This is the size of a mustard seed.

Praying for Others

“I’ll pray for you.”

Oh that common phrase we tell others in need of an encouraging word. But let’s be honest—are we really praying for them or are we just using it as a form of sympathy? It is our duty as believers to earnestly pray for those in need and not just say we’re “keeping those in our prayers.”

Ephesians 6:18 (NIV)
And pray in the Spirit on all occasions with all kinds of prayers and requests. With this in mind, be alert and always keep on praying for all the Lord’s people.

But what should we do after we pray for those in need? Should we ever take the time to validate and reaffirm the power of prayer? Of course! With other believers, it is important to share this.

However, with non-believers, it could get a little tricky. And here is why…

Recently, a friend of mine had fallen out of her faith (thanks to certain individuals misrepresenting Christianity). Friends, there are ways to invite someone to become interested in our faith, but pressuring them or making them feel guilty is certainly NOT the way to go about it. Please understand that you cannot do anything to change someone’s heart (believer or non-believer). It is up to God alone to enact the Holy Spirit to set their heart on fire and get excited about Him.

Ezekiel 36:26-27 (NIV)
I will give you a new heart and put a new spirit in you; I will remove from you your heart of stone and give you a heart of flesh. And I will put my Spirit in you and move you to follow my decrees and be careful to keep my laws.

(John Piper provides an excellent sermon on how prayer can appeal to God to change people’s wills too.)

Now sometimes God deliberately hardens hearts for reasons unknown to us at the time. After all, who are we to know the mind of God and decide when a person is ready to accept Jesus Christ? All we can do is pray for God to intervene and allow us to be used as a tool, if He so chooses to go that route.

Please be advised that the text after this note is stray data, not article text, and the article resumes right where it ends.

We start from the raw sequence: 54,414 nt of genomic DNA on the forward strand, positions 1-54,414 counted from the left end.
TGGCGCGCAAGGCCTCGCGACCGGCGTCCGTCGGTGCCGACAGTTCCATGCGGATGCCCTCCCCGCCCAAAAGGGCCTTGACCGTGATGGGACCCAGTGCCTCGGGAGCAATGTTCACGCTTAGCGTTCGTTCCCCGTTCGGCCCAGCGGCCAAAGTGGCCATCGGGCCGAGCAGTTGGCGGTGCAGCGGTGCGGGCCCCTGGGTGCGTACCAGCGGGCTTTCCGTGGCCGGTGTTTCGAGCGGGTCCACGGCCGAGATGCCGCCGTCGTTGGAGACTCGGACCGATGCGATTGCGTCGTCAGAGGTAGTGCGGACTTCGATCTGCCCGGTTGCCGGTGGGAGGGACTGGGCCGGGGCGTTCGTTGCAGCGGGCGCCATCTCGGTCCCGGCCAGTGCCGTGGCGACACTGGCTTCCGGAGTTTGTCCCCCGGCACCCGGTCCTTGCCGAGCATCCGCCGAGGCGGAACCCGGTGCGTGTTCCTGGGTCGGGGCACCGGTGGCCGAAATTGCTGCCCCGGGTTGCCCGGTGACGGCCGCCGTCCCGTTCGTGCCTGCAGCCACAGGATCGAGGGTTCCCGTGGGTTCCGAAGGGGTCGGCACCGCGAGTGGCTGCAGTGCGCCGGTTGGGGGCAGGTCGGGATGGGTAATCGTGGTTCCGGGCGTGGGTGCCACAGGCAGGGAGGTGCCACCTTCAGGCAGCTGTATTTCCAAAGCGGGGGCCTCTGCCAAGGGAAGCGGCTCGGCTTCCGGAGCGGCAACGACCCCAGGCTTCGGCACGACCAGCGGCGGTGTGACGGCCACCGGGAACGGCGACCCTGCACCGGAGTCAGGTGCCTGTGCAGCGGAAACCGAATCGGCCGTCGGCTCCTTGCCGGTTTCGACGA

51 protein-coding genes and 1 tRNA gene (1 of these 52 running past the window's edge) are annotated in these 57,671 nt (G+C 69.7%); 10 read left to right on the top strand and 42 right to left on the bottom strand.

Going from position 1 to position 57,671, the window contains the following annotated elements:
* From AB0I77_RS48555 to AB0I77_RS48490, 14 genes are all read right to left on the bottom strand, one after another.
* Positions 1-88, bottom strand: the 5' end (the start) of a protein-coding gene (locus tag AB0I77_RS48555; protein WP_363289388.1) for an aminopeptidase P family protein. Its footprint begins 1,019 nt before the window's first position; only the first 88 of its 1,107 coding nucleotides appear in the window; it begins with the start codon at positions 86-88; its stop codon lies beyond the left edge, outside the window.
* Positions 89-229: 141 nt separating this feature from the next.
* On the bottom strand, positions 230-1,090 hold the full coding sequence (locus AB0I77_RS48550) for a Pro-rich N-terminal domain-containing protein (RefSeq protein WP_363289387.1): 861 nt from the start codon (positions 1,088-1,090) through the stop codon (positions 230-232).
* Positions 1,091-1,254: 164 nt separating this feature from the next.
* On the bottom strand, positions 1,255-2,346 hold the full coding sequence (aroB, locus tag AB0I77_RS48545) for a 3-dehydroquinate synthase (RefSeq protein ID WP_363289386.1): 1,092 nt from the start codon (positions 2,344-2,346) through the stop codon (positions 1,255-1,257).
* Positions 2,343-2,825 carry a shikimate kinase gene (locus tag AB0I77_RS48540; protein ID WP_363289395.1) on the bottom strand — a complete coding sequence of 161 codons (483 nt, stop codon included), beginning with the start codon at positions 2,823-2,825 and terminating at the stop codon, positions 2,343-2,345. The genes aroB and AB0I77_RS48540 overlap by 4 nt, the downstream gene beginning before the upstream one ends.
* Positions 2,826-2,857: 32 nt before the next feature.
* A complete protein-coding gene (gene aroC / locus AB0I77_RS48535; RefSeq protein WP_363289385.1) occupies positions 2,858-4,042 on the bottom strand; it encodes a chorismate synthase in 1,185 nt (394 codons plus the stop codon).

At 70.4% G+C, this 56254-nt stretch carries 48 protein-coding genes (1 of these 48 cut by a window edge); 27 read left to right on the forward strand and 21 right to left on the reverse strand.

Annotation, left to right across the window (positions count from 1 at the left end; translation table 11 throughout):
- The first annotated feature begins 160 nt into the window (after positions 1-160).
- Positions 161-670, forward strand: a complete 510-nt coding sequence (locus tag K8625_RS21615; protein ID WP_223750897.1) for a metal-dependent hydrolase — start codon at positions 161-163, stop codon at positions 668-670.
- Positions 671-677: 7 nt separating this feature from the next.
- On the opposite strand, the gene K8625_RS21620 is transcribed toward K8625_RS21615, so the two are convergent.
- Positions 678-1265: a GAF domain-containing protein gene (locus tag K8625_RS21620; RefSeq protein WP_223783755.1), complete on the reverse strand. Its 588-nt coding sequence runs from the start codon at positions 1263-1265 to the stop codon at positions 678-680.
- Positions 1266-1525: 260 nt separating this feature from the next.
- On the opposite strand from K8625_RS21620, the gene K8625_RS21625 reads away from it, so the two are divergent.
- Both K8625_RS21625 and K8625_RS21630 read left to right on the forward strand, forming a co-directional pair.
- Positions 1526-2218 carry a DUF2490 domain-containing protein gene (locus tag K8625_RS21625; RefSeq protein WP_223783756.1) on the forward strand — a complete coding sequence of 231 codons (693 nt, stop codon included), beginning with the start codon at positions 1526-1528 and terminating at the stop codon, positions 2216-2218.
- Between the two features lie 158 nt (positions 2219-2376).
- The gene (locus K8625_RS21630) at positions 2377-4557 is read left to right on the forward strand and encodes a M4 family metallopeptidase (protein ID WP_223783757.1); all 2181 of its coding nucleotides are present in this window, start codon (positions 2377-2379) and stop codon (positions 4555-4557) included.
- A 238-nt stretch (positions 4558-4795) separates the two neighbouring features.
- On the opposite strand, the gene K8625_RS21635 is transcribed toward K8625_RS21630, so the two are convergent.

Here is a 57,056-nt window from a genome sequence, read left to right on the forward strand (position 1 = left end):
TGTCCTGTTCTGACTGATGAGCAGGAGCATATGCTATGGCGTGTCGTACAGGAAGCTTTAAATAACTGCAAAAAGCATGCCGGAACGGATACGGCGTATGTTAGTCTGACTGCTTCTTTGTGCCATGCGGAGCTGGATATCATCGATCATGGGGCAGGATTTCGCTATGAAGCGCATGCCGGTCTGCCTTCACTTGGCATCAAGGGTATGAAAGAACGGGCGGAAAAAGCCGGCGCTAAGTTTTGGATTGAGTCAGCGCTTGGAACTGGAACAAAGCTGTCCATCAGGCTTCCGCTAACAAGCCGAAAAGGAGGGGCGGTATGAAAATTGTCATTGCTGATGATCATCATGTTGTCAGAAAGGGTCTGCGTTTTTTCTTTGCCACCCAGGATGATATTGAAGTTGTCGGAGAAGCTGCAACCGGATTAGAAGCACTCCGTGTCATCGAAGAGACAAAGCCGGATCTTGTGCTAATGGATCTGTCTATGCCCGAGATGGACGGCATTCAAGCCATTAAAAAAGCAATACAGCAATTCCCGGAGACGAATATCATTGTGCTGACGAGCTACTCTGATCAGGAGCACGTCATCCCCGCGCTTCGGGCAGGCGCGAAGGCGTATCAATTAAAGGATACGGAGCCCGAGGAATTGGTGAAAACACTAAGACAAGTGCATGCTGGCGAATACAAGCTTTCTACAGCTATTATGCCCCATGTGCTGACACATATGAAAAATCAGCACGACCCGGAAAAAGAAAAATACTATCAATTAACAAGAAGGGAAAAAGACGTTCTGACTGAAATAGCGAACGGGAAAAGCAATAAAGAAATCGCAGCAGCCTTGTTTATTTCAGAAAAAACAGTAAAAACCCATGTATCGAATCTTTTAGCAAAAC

Yet, as we wait, we can continue to be an accurate reflection of Christ in our actions and our words. And trust me, that is easier said than done. Couldn’t tell you how much I struggle in this particular aspect myself. Who is praying for us while we are praying for others?

I encourage you to check out this article that was posted on an atheist website. Yes, that’s right—an atheist website. I think it is important to understand where others are coming from in their beliefs so that we can better understand their mindset and more effectively (and respectfully) minister to them without misrepresenting ourselves as believers.

Good luck in your journey, my friends. I pray that you are able to connect with someone this week and perhaps plant a small seed within their mind to grow their curiosity with. After all, let us not underestimate the power of the Holy Spirit to do great things. As Jesus once alluded to in both Matthew 17:20 and Luke 17:6, all you need is faith as small as a mustard seed and you will be able to achieve great things. Not because of our own accord, but because of what He can do, even with very little.